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Editor's Note: This is Water 

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In 2005, the author David Foster Wallace (best, and most infamously, known for his 1,079-page novel, Infinite Jest) gave the commencement speech to the graduating class at Kenyon College. The speech, is a classic of its type, hewing close to the well-worn conventions of the genre. Wallace opens with a parable. He goes on to state banal platitudes and justify them by saying that clichés are vitally important to navigating adult life—wait for it—because they are true. Wallace coyly avers that he is not there (at a podium, in a cap and gown himself) to give advice or lecture about virtues, but then slips in an ethical framework for the graduates to judge themselves against. He points out that life is about the choices we make. He explains what he believes the real value of a college education to be. And when Wallace ends his speech, he does so by informing the class that graduation is not an end, but a beginning—that their real education now commences.

Since Wallace killed himself last month, at the age of 46 (he had battled depression all his adult life), the Kenyon speech has been making the rounds, excerpted in obituaries and appreciations. The Wall Street Journal even devoted a full page to printing it in near-entirety. One of the reasons for the popularity of the speech, of course, is morbid curiosity. It makes passing reference to suicide, and we are hardwired to look there for the why. Why would an influential writer—prodigiously gifted, revered by his peers, staking out new territory in 21st-century American letters, the man whom Michiko Kakutani of the New York Times described as able to “do practically anything if he puts his mind to it”—want to kill himself? The speech doesn’t say.

The other reason the speech is being so widely referenced is this: It is probably the most truthful and inspiring and funny and useful talk ever given to a graduating class. Wallace manages to walk the windy high-wire between self-help bromides and what amounts to tough-love Buddhism (exhorting the students to minute-by-minute mindfulness) with the finesse of Philippe Petit between the Twin Towers. Call it nitty-gritty positivity, a call to non-self-centered self-consciousness in a grim world still holding the possibility of grace. I have been reading it almost daily since Wallace’s death. It exhibits the guts and sincerity of self-examination that were the hallmarks of his work. While we don’t have the space the run the Kenyon speech in its entirety, I’d like to share the following excerpts. The entire text is widely available on the Internet.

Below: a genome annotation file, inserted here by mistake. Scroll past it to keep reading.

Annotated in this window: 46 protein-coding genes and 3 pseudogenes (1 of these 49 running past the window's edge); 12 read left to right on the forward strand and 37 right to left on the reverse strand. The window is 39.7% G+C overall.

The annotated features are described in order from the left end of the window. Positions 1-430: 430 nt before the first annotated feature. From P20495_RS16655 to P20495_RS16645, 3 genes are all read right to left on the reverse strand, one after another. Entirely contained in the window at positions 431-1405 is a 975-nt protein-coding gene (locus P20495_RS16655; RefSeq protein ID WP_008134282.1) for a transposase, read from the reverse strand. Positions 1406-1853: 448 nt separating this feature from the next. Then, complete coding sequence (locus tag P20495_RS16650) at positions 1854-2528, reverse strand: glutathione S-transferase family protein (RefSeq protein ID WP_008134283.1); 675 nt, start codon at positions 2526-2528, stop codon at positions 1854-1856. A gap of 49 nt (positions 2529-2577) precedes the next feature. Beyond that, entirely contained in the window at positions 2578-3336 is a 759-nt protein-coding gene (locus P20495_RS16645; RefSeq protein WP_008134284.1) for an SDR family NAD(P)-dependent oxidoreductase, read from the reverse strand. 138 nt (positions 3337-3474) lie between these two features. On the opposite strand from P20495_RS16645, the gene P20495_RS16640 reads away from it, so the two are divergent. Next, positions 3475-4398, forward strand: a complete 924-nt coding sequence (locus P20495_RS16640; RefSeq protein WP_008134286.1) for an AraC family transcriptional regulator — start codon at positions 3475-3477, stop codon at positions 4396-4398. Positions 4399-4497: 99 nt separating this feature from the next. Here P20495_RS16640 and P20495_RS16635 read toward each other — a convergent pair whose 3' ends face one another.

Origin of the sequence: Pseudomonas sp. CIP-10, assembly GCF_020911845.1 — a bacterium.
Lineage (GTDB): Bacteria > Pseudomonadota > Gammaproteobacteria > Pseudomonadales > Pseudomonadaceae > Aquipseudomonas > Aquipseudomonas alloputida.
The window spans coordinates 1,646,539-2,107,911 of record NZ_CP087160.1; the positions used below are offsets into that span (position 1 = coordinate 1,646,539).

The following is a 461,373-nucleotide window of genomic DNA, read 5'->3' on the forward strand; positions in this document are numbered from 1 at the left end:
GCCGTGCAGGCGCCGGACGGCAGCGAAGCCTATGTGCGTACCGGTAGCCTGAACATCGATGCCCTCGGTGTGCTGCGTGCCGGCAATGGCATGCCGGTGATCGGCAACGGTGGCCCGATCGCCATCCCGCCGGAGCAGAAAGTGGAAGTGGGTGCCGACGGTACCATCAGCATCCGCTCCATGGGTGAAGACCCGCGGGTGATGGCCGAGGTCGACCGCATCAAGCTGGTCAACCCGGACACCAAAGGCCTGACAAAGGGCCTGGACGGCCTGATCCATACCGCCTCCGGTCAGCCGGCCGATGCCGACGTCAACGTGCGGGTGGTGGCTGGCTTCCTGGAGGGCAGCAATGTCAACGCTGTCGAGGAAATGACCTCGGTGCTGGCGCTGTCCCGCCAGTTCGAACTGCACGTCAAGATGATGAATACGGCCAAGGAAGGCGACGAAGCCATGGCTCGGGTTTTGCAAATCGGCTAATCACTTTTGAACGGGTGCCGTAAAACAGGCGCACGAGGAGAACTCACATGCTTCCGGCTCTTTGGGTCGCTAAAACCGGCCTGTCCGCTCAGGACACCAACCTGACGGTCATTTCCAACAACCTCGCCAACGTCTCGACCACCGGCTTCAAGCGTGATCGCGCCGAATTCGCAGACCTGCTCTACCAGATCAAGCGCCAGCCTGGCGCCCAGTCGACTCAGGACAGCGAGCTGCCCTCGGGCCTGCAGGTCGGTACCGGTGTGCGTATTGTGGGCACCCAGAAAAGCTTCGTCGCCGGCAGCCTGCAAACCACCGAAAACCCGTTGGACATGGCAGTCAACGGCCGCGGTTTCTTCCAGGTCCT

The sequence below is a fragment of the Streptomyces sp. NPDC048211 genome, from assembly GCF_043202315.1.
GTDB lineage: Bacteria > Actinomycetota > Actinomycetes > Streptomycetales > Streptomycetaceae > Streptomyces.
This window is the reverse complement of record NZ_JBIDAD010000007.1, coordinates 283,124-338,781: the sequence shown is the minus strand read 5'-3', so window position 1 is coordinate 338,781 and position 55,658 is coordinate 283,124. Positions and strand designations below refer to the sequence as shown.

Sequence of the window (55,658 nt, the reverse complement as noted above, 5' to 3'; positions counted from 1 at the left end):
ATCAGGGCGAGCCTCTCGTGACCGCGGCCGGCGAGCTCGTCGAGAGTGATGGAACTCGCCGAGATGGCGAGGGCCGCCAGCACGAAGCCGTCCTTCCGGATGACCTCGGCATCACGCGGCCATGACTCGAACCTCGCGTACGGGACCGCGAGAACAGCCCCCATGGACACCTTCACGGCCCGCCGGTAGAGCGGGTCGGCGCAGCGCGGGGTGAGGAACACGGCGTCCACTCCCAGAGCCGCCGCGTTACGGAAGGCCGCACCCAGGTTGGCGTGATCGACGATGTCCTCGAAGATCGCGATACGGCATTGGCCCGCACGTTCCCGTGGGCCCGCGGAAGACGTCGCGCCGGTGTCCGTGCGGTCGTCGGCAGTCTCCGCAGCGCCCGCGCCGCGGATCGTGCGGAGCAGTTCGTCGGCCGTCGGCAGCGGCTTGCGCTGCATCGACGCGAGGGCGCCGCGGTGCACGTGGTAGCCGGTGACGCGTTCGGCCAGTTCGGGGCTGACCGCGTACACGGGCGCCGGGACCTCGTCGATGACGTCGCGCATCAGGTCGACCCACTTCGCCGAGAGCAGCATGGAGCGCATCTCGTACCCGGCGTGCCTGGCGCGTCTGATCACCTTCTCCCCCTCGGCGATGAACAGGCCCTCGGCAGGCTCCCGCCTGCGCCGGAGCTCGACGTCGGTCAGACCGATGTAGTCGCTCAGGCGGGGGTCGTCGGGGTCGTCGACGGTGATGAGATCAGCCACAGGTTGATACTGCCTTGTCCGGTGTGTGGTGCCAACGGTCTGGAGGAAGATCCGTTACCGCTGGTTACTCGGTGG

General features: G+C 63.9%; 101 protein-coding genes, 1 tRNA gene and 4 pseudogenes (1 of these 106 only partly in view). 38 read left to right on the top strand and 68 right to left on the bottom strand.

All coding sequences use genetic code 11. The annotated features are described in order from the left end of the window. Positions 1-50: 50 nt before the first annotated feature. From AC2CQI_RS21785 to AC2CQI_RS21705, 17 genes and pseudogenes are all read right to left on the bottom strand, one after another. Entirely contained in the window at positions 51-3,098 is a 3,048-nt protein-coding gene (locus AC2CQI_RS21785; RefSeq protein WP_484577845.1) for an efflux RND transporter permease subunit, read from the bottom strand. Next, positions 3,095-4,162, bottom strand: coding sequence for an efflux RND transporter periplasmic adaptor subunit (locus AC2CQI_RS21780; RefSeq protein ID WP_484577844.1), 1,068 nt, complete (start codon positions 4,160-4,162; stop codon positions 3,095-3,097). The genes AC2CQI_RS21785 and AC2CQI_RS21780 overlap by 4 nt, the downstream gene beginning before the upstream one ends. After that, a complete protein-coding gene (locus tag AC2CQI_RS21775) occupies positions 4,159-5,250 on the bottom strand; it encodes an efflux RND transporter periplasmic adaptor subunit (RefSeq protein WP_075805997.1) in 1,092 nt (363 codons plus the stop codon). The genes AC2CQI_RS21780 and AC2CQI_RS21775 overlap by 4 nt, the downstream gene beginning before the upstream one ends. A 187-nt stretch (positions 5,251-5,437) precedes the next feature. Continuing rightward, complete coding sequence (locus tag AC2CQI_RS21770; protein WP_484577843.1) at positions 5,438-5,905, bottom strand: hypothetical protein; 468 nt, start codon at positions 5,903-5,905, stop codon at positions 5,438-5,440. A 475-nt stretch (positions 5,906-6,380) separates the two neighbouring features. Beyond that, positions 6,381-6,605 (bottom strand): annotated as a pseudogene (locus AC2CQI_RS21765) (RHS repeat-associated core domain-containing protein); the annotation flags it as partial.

Excerpts from David Foster Wallace’s 2005 commencement speech at Kenyon College:

There are these two young fish swimming along and they happen to meet an older fish swimming the other way, who nods at them and says, “Morning, boys. How’s the water?” And the two young fish swim on for a bit, and then eventually one of them looks over at the other and goes, “What the hell is water?”


Twenty years after my own graduation, I have come gradually to understand that the liberal-arts cliché about “teaching you how to think” is actually shorthand for a much deeper, more serious idea: “Learning how to think” really means learning how to exercise some control over how and what you think. It means being conscious and aware enough to choose what you pay attention to and to choose how you construct meaning from experience. Because if you cannot exercise this kind of choice in adult life, you will be totally hosed. Think of the old cliché about “the mind being an excellent servant but a terrible master.” This, like many clichés, so lame and unexciting on the surface, actually expresses a great and terrible truth. It is not the least bit coincidental that adults who commit suicide with firearms almost always shoot themselves in the head. And the truth is that most of these suicides are actually dead long before they pull the trigger. And I submit that this is what the real, no-bullshit value of your liberal-arts education is supposed to be about: How to keep from going through your comfortable, prosperous, respectable adult life dead, unconscious, a slave to your head and to your natural default-setting of being uniquely, completely, imperially alone, day in and day out.


If you’re automatically sure that you know what reality is and who and what is really important—if you want to operate on your default-setting—then you, like me, will not consider possibilities that aren’t pointless and annoying. But if you’ve really learned how to think, how to pay attention, then you will know you have other options. It will actually be within your power to experience a crowded, loud, slow, consumer-hell-type situation as not only meaningful but sacred, on fire with the same force that lit the stars—compassion, love, the sub-surface unity of all things. Not that that mystical stuff’s necessarily true: The only thing that’s capital-T True is that you get to decide how you’re going to try to see it. You get to consciously decide what has meaning and what doesn’t.


The real value of a real education has almost nothing to do with knowledge and everything to do with simple awareness; awareness of what is so real and essential, so hidden in plain sight all around us, all the time, that we have to keep reminding ourselves over and over: “This is water, this is water.”

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